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Les traitements par chimiothérapie et autres traitements systémiques pourraient être modifiés en raison de la COVID-19. Vous trouverez de plus amples renseignements à la page Traitements systémiques pendant la pandémie de la COVID-19.

Certaines de ces informations ou toutes, dans certains cas, n’apparaissent qu’en Anglais. Vous pouvez demander la version française

A - Drug Name



B - Mechanism of Action and Pharmacokinetics

It is a 6-thiopurine analogue of the naturally occurring purine bases hypoxanthine and guanine. Intracellular activation results in incorporation into DNA as a false purine base. An additional cytotoxic effect is related to its incorporation into RNA. Thioguanine is cross-resistant with mercaptopurine. Cytotoxicity is cell cycle phase-specific (S-phase).

Oral: Variable and incomplete, 14 - 46% (mean 30%) bioavailability

Not completely elucidated, crosses the placenta

Cross blood brain barrier? Trace
PPB No information found

Predominantly in liver and other tissues; extensively metabolised by methylation, oxidation and deamination. Metabolism is not inhibited by xanthine oxidase inhibitors.

Active metabolites 2-amino-6-methylmercaptopurine
Inactive metabolites yes

Mainly in urine

Urine 24-46% within 24 hours (little unchanged)
Half-life 5 - 9 hours
C - Indications and Status
Health Canada Approvals:

  • Acute leukemia

D - Adverse Effects

Emetogenic Potential:  

Minimal – No routine prophylaxis; PRN recommended

The following adverse effects include those reported for use of thioguanine as a component of combination chemotherapy, so some of these effects may be due to other chemotherapy drugs. 

Dermatological Photosensitivity (rare) E
Rash (rare) E
Gastrointestinal Anorexia (less common) E
Colitis (rare) E  D
Diarrhea (common) E
GI perforation (rare) E
Mucositis (common) E
Nausea, vomiting (less common) I
Hematological Myelosuppression ± infection, bleeding (common, includes pancytopenia; may be severe - nadir 7-14 days, recovery 21 days) E
Hepatobiliary ↑ LFTs (may be severe) E
Portal hypertension (may be severe) E
Veno-occlusive disease (may be severe) E
Metabolic / Endocrine Hyperuricemia (during periods of active cell lysis - common) I

* "Incidence" may refer to an absolute value or the higher value from a reported range.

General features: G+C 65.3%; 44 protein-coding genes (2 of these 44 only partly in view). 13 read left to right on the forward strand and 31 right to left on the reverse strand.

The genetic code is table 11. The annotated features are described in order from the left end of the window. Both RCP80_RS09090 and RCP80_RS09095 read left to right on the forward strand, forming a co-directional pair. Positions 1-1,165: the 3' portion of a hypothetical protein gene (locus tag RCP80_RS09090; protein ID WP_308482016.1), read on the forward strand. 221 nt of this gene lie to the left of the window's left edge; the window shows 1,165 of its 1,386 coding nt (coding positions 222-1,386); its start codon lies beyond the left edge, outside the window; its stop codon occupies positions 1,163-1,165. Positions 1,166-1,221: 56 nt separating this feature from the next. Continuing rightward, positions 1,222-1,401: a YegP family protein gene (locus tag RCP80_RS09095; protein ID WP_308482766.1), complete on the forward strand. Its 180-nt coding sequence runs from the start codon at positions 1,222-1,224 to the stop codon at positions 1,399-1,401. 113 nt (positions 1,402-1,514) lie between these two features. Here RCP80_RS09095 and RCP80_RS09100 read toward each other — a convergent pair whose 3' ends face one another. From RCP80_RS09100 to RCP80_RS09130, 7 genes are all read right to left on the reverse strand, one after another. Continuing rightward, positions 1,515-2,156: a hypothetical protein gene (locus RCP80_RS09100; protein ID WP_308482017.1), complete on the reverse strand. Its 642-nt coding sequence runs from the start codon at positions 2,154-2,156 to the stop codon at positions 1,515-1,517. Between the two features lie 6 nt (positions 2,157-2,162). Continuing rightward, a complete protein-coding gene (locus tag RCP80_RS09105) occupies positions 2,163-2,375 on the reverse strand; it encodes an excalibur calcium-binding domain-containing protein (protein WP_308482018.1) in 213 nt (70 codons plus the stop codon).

"Rare" may refer to events with < 1% incidence, reported in post-marketing, phase 1 studies,
isolated data or anecdotal reports.

** I = immediate (onset in hours to days)     E = early (days to weeks)
D = delayed (weeks to months)      L = late (months to years)

The primary toxicity of thioguanine is dose-related myelosuppression.

Hyperuricemia during periods of active cell lysis, which is caused by cytotoxic chemotherapy of highly proliferative tumours of massive burden (e.g., some leukemias and lymphomas) can be minimized with allopurinol and hydration. In hospitalized patients the urine may be alkalinized, by addition of sodium bicarbonate to the IV fluids, if tumour lysis is expected.

Unlike mercaptopurine, thioguanine's metabolism is not inhibited by the xanthine oxidase inhibitor allopurinol. However, toxicity is markedly increased in patients with inherited deficiencies of TPMT and HGPRT.

Prolonged maintenance use may be associated with veno-occlusive disease or portal hypertension, with thrombocytopenia and abnormal liver function tests and is common in children and males. In some cases, portal hypertension may persist for 5 to 9 years after treatment cessation. Liver toxicity may be reversible. Nodular regenerative hyperplasia and centrilobular hepatic necrosis has been reported rarely. 

Photosensitivity may lead to an increased risk of skin cancer. Patients should limit sun exposure, wear protective clothing and use sunscreen with an SPF ≥ 30. 


E - Dosing

Refer to the local protocol by which the patient is being treated. Numerous dosing schedules exist and depend on disease, response and concomitant therapy.  Dosage may be reduced and/or delayed in patients with bone marrow depression due to cytotoxic/radiation therapy.

Thioguanine should not be used in patients with mercaptopurine-resistant disease and is not recommended for maintenance treatment due to the high risk of liver toxicity. 

Genotypic or phenotypic tests of TPMT are recommended prior to starting treatment as patients with TPMT deficiency may need significant starting dose reductions. 


Calculate doses to nearest 20 mg. Take as a single dose, on an empty stomach.

2 mg/kg/day p.o, may increase to 3 mg/kg/day if no response after 4 weeks

Suggested dose adjustments per TPMT geno/phenotype:

TPMT geno/phenotype thioguanine dose
Homozygous wild type or high activity (2 functional *1 alleles) No change in starting dose. Adjust doses per protocol for myelosuppression. Allow 2 weeks to reach steady state after each dose adjustment. 
Heterozygous or intermediate activity (one functional *1 allele, plus one non-functional allele *2, *3A, *3B, *3C or *4) Reduce starting dose by 30-50% and adjust doses per protocol for myelosuppression. Allow 2-4 weeks to reach steady state after each dose adjustment. Reduce thioguanine dose first vs. other drugs.
Homozygous, mutant or low activity (2 non-functional alleles *2, *3A, *3B, *3C or *4) Reduce starting dose 10-fold and dose 3 times weekly. Adjust dose per protocol for myelosuppression. Allow 4-6 weeks to reach steady state after each dose adjustment. Reduce thioguanine dose first vs. other drugs. 


Dosage with Toxicity:

Dosage in Myelosuppression:  Modify according to protocol by which patient is being treated. 

Dosage with Hepatic Impairment:

Hepatic impairment may increase thioguanine exposure; consider reducing the starting dose. Dose should be held with evidence of hepatotoxicity or biliary stasis. 

Dosage with Renal Impairment:

No data are available in renal impairment; consider reducing the starting dose.